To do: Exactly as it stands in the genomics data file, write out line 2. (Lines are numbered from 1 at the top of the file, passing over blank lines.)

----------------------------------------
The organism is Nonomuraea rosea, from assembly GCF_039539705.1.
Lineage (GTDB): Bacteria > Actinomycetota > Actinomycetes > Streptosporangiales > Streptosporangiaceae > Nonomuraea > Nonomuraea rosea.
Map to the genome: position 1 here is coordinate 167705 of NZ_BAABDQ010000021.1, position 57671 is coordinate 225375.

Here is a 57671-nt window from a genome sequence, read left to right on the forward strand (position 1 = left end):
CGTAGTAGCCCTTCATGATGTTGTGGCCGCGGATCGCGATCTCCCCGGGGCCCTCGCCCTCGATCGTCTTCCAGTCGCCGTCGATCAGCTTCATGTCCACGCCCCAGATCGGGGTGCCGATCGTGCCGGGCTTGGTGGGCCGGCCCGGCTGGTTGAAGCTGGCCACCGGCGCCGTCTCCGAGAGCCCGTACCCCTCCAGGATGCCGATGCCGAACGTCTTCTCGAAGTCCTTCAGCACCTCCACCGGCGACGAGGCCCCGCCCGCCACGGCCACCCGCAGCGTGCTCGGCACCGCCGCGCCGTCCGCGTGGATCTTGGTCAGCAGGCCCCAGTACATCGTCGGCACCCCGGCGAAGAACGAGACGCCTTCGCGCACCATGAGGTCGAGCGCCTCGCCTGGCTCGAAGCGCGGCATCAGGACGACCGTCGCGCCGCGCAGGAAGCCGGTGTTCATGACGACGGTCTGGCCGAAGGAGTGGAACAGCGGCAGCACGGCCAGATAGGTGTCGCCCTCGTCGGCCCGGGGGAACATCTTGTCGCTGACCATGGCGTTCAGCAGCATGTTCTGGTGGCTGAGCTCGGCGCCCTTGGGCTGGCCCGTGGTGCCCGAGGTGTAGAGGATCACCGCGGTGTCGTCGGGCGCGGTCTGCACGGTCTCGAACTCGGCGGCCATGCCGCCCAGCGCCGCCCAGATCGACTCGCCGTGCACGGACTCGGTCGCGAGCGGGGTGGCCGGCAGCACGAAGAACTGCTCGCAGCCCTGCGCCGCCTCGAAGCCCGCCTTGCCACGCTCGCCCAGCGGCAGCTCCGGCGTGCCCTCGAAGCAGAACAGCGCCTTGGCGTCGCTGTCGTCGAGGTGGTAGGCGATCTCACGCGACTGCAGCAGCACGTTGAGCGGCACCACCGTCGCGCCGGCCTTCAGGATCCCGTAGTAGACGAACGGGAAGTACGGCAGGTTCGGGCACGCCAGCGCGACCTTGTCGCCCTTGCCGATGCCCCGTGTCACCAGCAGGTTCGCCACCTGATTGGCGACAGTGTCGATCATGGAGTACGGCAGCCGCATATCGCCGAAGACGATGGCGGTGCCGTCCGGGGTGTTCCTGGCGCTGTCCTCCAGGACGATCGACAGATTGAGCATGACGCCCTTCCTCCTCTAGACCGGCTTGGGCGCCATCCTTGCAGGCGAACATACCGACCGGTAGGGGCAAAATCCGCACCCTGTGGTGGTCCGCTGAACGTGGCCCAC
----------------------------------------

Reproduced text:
Lineage (GTDB): Bacteria > Actinomycetota > Actinomycetes > Streptosporangiales > Streptosporangiaceae > Nonomuraea > Nonomuraea rosea.